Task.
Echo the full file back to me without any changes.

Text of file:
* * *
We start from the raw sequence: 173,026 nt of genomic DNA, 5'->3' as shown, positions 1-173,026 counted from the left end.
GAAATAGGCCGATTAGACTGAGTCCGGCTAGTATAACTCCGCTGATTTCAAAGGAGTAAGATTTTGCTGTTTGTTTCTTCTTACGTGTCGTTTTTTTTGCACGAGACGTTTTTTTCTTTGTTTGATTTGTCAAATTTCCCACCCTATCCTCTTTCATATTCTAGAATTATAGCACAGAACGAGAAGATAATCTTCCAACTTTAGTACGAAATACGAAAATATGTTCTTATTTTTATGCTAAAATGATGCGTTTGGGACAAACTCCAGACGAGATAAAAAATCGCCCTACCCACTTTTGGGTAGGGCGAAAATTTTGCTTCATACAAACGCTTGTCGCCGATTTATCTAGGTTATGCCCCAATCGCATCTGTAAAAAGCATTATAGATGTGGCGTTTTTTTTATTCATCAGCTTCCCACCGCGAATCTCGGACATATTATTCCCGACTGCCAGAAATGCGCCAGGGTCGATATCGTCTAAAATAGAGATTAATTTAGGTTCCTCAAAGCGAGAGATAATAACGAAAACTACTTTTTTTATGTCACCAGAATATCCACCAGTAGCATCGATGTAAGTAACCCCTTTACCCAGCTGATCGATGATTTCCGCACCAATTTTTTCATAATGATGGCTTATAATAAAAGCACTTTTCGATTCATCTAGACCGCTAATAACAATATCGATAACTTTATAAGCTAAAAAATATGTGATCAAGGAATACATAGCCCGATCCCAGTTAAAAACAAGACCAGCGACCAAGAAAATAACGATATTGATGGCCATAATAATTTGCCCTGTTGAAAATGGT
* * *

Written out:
We start from the raw sequence: 173,026 nt of genomic DNA, 5'->3' as shown, positions 1-173,026 counted from the left end.
GAAATAGGCCGATTAGACTGAGTCCGGCTAGTATAACTCCGCTGATTTCAAAGGAGTAAGATTTTGCTGTTTGTTTCTTCTTACGTGTCGTTTTTTTTGCACGAGACGTTTTTTTCTTTGTTTGATTTGTCAAATTTCCCACCCTATCCTCTTTCATATTCTAGAATTATAGCACAGAACGAGAAGATAATCTTCCAACTTTAGTACGAAATACGAAAATATGTTCTTATTTTTATGCTAAAATGATGCGTTTGGGACAAACTCCAGACGAGATAAAAAATCGCCCTACCCACTTTTGGGTAGGGCGAAAATTTTGCTTCATACAAACGCTTGTCGCCGATTTATCTAGGTTATGCCCCAATCGCATCTGTAAAAAGCATTATAGATGTGGCGTTTTTTTTATTCATCAGCTTCCCACCGCGAATCTCGGACATATTATTCCCGACTGCCAGAAATGCGCCAGGGTCGATATCGTCTAAAATAGAGATTAATTTAGGTTCCTCAAAGCGAGAGATAATAACGAAAACTACTTTTTTTATGTCACCAGAATATCCACCAGTAGCATCGATGTAAGTAACCCCTTTACCCAGCTGATCGATGATTTCCGCACCAATTTTTTCATAATGATGGCTTATAATAAAAGCACTTTTCGATTCATCTAGACCGCTAATAACAATATCGATAACTTTATAAGCTAAAAAATATGTGATCAAGGAATACATAGCCCGATCCCAGTTAAAAACAAGACCAGCGACCAAGAAAATAACGATATTGATGGCCATAATAATTTGCCCTGTTGAAAATGGT